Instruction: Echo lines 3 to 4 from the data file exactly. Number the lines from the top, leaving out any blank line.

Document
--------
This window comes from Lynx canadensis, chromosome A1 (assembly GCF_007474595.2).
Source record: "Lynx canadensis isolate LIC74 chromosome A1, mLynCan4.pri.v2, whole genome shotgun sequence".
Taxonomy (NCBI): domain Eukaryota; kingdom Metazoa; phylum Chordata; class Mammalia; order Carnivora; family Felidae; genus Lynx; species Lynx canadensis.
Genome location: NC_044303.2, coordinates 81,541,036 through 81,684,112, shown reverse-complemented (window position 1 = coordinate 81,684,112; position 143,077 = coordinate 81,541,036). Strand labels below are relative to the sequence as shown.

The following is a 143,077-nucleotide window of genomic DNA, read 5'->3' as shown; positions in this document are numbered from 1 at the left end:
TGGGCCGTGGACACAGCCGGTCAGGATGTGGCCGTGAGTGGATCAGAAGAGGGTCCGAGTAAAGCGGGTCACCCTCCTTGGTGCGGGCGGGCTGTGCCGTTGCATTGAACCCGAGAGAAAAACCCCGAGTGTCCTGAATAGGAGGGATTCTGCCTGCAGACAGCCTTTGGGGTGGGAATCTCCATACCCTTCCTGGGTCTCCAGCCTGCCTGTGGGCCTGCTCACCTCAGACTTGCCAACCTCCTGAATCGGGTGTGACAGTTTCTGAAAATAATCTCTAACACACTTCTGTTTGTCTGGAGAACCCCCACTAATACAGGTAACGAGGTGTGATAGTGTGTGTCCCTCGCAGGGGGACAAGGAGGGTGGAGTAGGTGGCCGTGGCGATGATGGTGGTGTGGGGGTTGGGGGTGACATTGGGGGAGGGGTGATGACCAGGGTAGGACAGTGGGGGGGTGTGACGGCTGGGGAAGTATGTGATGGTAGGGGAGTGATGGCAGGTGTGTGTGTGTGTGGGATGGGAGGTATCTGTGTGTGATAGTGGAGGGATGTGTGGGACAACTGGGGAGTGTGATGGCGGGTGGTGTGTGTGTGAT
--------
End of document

Taxonomy (NCBI): domain Eukaryota; kingdom Metazoa; phylum Chordata; class Mammalia; order Carnivora; family Felidae; genus Lynx; species Lynx canadensis.
Genome location: NC_044303.2, coordinates 81,541,036 through 81,684,112, shown reverse-complemented (window position 1 = coordinate 81,684,112; position 143,077 = coordinate 81,541,036). Strand labels below are relative to the sequence as shown.